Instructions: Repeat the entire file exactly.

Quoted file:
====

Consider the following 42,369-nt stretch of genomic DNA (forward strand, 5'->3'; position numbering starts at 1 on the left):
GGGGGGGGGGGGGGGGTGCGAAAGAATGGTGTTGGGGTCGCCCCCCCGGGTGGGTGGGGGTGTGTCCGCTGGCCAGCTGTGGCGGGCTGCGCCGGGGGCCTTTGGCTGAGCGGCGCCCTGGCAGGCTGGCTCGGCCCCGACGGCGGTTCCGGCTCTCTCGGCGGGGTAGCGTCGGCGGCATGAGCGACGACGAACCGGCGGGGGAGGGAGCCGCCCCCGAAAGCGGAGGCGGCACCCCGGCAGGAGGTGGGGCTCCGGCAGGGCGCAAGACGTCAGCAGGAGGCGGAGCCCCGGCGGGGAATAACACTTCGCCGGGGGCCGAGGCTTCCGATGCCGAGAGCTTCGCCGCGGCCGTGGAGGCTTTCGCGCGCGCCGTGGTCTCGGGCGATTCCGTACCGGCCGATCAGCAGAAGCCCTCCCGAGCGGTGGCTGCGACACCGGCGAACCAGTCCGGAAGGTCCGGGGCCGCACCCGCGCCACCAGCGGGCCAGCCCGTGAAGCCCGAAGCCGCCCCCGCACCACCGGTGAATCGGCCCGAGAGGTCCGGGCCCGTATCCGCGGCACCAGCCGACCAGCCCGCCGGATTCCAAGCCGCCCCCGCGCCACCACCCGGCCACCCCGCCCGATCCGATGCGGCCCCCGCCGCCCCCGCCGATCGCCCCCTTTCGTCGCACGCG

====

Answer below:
Consider the following 42,369-nt stretch of genomic DNA (forward strand, 5'->3'; position numbering starts at 1 on the left):
GGGGGGGGGGGGGGGGTGCGAAAGAATGGTGTTGGGGTCGCCCCCCCGGGTGGGTGGGGGTGTGTCCGCTGGCCAGCTGTGGCGGGCTGCGCCGGGGGCCTTTGGCTGAGCGGCGCCCTGGCAGGCTGGCTCGGCCCCGACGGCGGTTCCGGCTCTCTCGGCGGGGTAGCGTCGGCGGCATGAGCGACGACGAACCGGCGGGGGAGGGAGCCGCCCCCGAAAGCGGAGGCGGCACCCCGGCAGGAGGTGGGGCTCCGGCAGGGCGCAAGACGTCAGCAGGAGGCGGAGCCCCGGCGGGGAATAACACTTCGCCGGGGGCCGAGGCTTCCGATGCCGAGAGCTTCGCCGCGGCCGTGGAGGCTTTCGCGCGCGCCGTGGTCTCGGGCGATTCCGTACCGGCCGATCAGCAGAAGCCCTCCCGAGCGGTGGCTGCGACACCGGCGAACCAGTCCGGAAGGTCCGGGGCCGCACCCGCGCCACCAGCGGGCCAGCCCGTGAAGCCCGAAGCCGCCCCCGCACCACCGGTGAATCGGCCCGAGAGGTCCGGGCCCGTATCCGCGGCACCAGCCGACCAGCCCGCCGGATTCCAAGCCGCCCCCGCGCCACCACCCGGCCACCCCGCCCGATCCGATGCGGCCCCCGCCGCCCCCGCCGATCGCCCCCTTTCGTCGCACGCG